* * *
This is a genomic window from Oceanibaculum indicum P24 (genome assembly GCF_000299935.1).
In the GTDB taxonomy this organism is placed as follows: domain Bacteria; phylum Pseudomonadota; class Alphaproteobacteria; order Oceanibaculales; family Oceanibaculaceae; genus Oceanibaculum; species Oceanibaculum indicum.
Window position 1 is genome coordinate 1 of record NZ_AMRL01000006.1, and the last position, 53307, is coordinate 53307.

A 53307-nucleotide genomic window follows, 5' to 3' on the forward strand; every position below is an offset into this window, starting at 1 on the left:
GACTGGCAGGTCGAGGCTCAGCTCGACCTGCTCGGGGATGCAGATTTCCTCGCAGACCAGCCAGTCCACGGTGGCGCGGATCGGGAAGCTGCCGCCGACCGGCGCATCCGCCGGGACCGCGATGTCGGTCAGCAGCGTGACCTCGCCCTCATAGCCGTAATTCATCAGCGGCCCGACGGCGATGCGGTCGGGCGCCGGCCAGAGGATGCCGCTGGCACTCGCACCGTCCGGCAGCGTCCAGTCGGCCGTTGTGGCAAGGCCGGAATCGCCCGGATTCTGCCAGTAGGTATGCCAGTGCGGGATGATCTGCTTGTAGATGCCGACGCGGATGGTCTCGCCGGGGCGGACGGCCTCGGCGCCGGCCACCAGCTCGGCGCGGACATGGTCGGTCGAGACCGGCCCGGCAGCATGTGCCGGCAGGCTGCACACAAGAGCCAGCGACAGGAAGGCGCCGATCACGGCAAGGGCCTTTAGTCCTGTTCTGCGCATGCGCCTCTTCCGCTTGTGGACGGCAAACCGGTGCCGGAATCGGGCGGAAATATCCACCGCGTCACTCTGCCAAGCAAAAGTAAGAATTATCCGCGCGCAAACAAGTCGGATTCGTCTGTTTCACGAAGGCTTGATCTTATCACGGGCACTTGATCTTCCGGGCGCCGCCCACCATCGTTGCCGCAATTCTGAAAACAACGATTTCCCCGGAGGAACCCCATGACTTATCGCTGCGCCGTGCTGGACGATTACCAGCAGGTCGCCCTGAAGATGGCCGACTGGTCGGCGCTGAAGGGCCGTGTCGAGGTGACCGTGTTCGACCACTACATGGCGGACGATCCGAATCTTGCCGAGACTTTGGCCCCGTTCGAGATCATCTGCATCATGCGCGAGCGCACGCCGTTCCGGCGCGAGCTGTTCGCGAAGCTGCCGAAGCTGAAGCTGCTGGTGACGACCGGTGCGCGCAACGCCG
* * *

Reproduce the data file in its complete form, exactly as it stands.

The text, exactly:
This is a genomic window from Oceanibaculum indicum P24 (genome assembly GCF_000299935.1).
In the GTDB taxonomy this organism is placed as follows: domain Bacteria; phylum Pseudomonadota; class Alphaproteobacteria; order Oceanibaculales; family Oceanibaculaceae; genus Oceanibaculum; species Oceanibaculum indicum.
Window position 1 is genome coordinate 1 of record NZ_AMRL01000006.1, and the last position, 53307, is coordinate 53307.

A 53307-nucleotide genomic window follows, 5' to 3' on the forward strand; every position below is an offset into this window, starting at 1 on the left:
GACTGGCAGGTCGAGGCTCAGCTCGACCTGCTCGGGGATGCAGATTTCCTCGCAGACCAGCCAGTCCACGGTGGCGCGGATCGGGAAGCTGCCGCCGACCGGCGCATCCGCCGGGACCGCGATGTCGGTCAGCAGCGTGACCTCGCCCTCATAGCCGTAATTCATCAGCGGCCCGACGGCGATGCGGTCGGGCGCCGGCCAGAGGATGCCGCTGGCACTCGCACCGTCCGGCAGCGTCCAGTCGGCCGTTGTGGCAAGGCCGGAATCGCCCGGATTCTGCCAGTAGGTATGCCAGTGCGGGATGATCTGCTTGTAGATGCCGACGCGGATGGTCTCGCCGGGGCGGACGGCCTCGGCGCCGGCCACCAGCTCGGCGCGGACATGGTCGGTCGAGACCGGCCCGGCAGCATGTGCCGGCAGGCTGCACACAAGAGCCAGCGACAGGAAGGCGCCGATCACGGCAAGGGCCTTTAGTCCTGTTCTGCGCATGCGCCTCTTCCGCTTGTGGACGGCAAACCGGTGCCGGAATCGGGCGGAAATATCCACCGCGTCACTCTGCCAAGCAAAAGTAAGAATTATCCGCGCGCAAACAAGTCGGATTCGTCTGTTTCACGAAGGCTTGATCTTATCACGGGCACTTGATCTTCCGGGCGCCGCCCACCATCGTTGCCGCAATTCTGAAAACAACGATTTCCCCGGAGGAACCCCATGACTTATCGCTGCGCCGTGCTGGACGATTACCAGCAGGTCGCCCTGAAGATGGCCGACTGGTCGGCGCTGAAGGGCCGTGTCGAGGTGACCGTGTTCGACCACTACATGGCGGACGATCCGAATCTTGCCGAGACTTTGGCCCCGTTCGAGATCATCTGCATCATGCGCGAGCGCACGCCGTTCCGGCGCGAGCTGTTCGCGAAGCTGCCGAAGCTGAAGCTGCTGGTGACGACCGGTGCGCGCAACGCCG